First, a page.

Thursday, November 6, 2014


When the ACL is torn, is can rarely be repaired. Surgery is often required to reconstruct the ACL. If reconstruction is not performed, the knee is at increased risk of cartilage damage, meniscal tear and osteoarthritis. Especially in younger patients, surgical repair is recommended following an ACL tear.

Surgery is performed arthroscopically and the ACL is either repaired or replaced. If the torn ligament cannot be repaired, the ACL is replaced with a tissue graft. The surgeon and patient have the option to use autograft tissue or allograft tissue.

Autograft tissue is a tendon from another location on the patient’s body. Most commonly a surgeon would use a hamstring tendon or patellar bone tendon bone. With the patellar bone tendon bone, the middle third of the tendon is removed and used as the new ACL.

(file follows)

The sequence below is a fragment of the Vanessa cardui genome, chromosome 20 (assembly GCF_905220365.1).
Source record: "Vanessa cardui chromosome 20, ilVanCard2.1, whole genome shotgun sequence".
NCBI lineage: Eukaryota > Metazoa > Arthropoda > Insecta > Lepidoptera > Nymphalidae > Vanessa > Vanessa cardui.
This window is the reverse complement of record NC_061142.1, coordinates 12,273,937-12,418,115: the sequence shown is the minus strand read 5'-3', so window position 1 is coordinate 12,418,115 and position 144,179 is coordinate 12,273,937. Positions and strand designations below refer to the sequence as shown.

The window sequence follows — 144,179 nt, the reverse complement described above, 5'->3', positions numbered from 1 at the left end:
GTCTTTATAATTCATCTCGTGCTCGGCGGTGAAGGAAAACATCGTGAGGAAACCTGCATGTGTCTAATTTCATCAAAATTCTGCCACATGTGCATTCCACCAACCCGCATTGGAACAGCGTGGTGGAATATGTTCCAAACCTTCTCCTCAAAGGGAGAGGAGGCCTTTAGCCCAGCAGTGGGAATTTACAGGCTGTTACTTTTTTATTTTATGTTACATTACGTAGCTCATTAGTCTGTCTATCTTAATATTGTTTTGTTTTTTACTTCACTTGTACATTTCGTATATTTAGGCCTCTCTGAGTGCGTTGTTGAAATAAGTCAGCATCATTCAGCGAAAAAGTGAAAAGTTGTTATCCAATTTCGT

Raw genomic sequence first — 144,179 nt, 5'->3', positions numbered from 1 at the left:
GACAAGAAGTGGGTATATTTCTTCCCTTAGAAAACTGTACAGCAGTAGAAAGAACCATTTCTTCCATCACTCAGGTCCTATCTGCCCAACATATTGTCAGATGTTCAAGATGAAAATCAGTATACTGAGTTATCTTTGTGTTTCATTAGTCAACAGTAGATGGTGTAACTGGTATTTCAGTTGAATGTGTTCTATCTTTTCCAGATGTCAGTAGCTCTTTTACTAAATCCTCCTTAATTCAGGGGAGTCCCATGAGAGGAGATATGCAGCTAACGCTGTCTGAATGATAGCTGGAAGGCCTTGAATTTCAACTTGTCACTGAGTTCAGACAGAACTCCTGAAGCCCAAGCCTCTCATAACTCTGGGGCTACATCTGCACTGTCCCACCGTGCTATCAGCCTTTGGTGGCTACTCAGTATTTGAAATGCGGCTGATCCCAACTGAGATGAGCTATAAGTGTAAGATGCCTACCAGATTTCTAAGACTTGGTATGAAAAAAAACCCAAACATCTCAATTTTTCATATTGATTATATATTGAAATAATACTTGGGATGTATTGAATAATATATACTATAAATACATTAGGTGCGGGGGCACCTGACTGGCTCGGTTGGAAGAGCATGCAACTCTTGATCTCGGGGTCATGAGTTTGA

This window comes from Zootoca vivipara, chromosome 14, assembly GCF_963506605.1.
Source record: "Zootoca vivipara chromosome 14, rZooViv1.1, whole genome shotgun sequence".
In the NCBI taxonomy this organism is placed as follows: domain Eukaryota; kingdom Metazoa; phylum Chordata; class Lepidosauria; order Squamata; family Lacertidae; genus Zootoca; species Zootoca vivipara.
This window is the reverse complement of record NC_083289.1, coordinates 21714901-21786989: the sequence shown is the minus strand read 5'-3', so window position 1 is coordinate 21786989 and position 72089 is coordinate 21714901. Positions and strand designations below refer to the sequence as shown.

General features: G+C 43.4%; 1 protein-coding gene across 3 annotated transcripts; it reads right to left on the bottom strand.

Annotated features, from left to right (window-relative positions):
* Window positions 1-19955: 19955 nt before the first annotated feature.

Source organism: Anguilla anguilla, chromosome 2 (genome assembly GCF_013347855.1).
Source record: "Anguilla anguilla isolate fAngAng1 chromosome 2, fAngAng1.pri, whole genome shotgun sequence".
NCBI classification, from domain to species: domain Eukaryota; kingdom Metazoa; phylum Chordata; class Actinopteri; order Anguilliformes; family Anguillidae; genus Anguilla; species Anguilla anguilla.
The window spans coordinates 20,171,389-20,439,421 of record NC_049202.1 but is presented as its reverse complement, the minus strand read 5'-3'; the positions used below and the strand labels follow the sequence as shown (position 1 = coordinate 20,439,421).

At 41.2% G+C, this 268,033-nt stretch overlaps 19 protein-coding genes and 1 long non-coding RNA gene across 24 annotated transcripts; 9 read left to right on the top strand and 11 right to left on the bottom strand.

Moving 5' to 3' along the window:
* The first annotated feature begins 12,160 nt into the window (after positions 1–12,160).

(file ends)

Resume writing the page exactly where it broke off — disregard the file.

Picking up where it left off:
Allograft tissue is a cadaver tendon that is taken from another person. In this case, the surgeon would use the achilles tendon, patellar bone tendon bone or a hamstring tendon.

Autograft is recommended for patients 30 years old or younger. The failure rate of allograft tendons is much higher in those under the age of 30 and the risk of infection is very low. The downside of using the patient’s tissue is that the operation is more involved and painful. The surgeon must surgically remove the autograft tendon and then also repair the ACL. The patient is undergoing two procedures as opposed to one. 

Allograft tendons are preferred in patients over the age of 30. The advantage of allograft is that it involves less surgical time and is less painful. The disadvantage of allograft is increased risk of infection and rejection. It is important to mention that the advances in allograft testing and sterilization have improved significantly in recent years. Risk of infection and disease is extremely low. Another advantage with allograft is that there are now numerous options to choose from, which allows the surgeon some flexibility in deciding which option is best for each individual patient.

In summary, if you are having surgery on your ACL, it is best to talk to your orthopedic surgeon about which option is best for you. Each case is unique and should be evaluated thoroughly before making a final decision.